While Franklin plays a large part in the PDRA success story, he strives to maintain his distance during events when wins and losses are on the line for both he and his daughter, Amber, who competes in Top Junior Dragster. “We have good people on the staff that take care of their jobs. I’m always one that says, ‘Make your decision and we’ll deal with it on Monday, right or wrong.’ I try to stand behind the people making decisions.”
That said, Franklin adds he’s not always as successful at dividing his attention at the track as he’d like to be—at least not until he straps into his race car or heads for home.
“I think Jason and I are both guilty of wanting to know what’s going on during the event, though. I kind of get wrapped up in wanting to know the car counts, how we’re looking on spectators and wanting to make sure they’re mentioning all the sponsors’ names. I catch myself doing that, but not when I’m in the car. When it’s time for us to go racing, I’m pretty good at being able to turn the switch off,” he explains. “As a business owner I learned that a long time ago. My mind wouldn’t shut off when I’d go home and I finally learned that when I go home I have to turn the switch off. I’ve gotten really good about that. I can go home and not worry about it until tomorrow morning. I think I’m more productive that way. If you question it all the time, you start second guessing yourself.”
As tuner of his Pat Musi powerplant, as well as driver of his Bickel-built Camaro, Franklin is both commander and chief of his race team, but remains quick to point out it’s a family-based operation—much like the PDRA itself.
“I couldn’t do this if my family didn’t go. There’s so much time away from work and home. Between running two businesses and the PDRA being a third business, there’s no time anyway. So being able to take my family with me to the races is imperative,” he emphasizes. “At every race we have my wife and my two kids. My youngest daughter Ashley doesn’t race yet, but she’s there to support us all the time. The girls miss a lot of school, but we make them keep their grades up. Amber was A/B honor roll last year even though she missed 16 days. Both kids are great in school. So I’m very fortunate.”
In addition to taking care of family matters, Franklin explains his wife, Judy, is very hands-on with both his car and Amber’s Jr. Dragster. He credits Chris Murray for keeping the team trailer going between races and with car maintenance with help from his young son, Chase, as well as part-time crew man Todd Wilcox at each event.
“It’s cool to see the younger generation get interested in it,” Franklin says. “My dad Roger and my mom Peggy come as much as they can, but they also stay at home when we’re gone, too, to help with my businesses. So they’re not at all of them. Those are our main crew, but we always have other friends that are always willing to jump in.”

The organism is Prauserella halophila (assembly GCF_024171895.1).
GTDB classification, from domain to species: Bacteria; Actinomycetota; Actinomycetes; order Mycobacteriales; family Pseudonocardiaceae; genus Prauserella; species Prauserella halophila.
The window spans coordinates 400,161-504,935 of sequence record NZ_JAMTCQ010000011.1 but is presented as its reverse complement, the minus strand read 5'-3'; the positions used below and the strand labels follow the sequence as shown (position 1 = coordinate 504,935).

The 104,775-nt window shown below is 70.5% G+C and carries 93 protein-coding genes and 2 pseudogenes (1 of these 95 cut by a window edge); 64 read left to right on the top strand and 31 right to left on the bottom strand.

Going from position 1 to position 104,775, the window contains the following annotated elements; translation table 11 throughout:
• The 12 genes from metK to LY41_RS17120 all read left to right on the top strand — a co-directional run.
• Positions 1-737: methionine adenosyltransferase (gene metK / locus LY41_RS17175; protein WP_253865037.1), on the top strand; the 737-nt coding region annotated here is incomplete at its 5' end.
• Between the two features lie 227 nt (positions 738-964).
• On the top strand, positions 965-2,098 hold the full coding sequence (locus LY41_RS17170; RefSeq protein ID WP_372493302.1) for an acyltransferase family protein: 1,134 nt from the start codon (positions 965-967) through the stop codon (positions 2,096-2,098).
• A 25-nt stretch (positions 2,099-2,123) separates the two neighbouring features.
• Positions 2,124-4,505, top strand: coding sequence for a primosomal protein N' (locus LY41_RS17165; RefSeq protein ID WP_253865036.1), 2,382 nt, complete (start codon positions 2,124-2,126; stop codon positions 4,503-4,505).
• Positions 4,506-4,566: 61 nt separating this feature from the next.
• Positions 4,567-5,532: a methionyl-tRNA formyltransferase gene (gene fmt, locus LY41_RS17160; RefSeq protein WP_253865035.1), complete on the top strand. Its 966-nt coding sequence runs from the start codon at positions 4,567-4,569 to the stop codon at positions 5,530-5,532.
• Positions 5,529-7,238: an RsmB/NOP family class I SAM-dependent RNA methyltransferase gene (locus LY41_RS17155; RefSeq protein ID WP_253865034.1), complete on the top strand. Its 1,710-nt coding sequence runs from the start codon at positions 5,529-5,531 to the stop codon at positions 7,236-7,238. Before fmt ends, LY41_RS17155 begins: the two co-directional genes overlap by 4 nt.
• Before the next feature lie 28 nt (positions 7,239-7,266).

Despite being a high profile player in the racing industry, it’s clear Franklin remains humble and focused as he pursues the 2015 PDRA Pro Nitrous championship.
“It would be huge to win the championship; just racing at this level is huge for me,” he points out. “I’ve chased it for years, but to be able to win races against the racers we race against today is just a huge undertaking, and I’m thankful that God has blessed me and my family with the opportunity to do so. Winning a championship is definitely something I want to get taken care of in my career. It’s always something that I’ve chased and to do it on a big stage like we have would mean a lot.
“We just have to make the right decisions and right calls. Right now I’m tuner and driver. It gives me a little bit of a different aspect. Sometimes I wish I could just get in and drive—but I really don’t—I enjoy the tuning piece of it. It’s a learning curve. I’ll be the first to say I’m not the best tuner out there, but it’s something that’s live and learn. We try things. Sometimes they’re wrong; sometimes they’re right. This year has been pretty solid. It’s nice to be able to do it and not have to act like you have no hand in it, because we’re the ones making all the calls.”
As the PDRA closes in on crowning its second round of champions, Franklin obviously is in the mix as a true contender. His determined approach to business and racing has aided his all-around success and will certainly keep him knocking on the door of veteran champions and world records.
“There are two things that I’ve always been firm on,” he stresses. “One, you’ve got to be honest. If you’re trying to take advantage, that’s always going to come back out somewhere. I think that’s just a core personality trait that everybody has to have.
“The other biggest thing I try to do is always be willing to learn and never act like I know it all. I never try to act like I’m better than anyone else. I always have my ears open, watching and seeing what’s going on, just being willing to learn at all times. I always say we’re dealt an issue every day, but it’s how we respond to it that matters. A lot of that just comes into the faith that we’re not really in control. I always say it’s a test. That’s what we get every day. It’s a pass or fail question. We can always make the wrong decision—and a lot of time we probably do—but a lot of what happens next is determined by our response when that happens. We’re not perfect by any means. I think that what makes you successful is how you deal with the problem. When you’re not perfect and you make a mistake, there’s always time to rectify the problem.”
Perhaps it’s this mindset that has given Franklin the ability to remain persistent and confident through the monstrous tasks of resurrecting professional eighth-mile drag racing through the PDRA and vying for a championship in one of the organization’s toughest classes. Whatever it is that pushes him forward, Franklin remains undaunted, an indisputable force on several levels within the PDRA.
This story originally appeared in Drag Illustrated Issue No. 102, the State of Drag Issue, in August of 2015.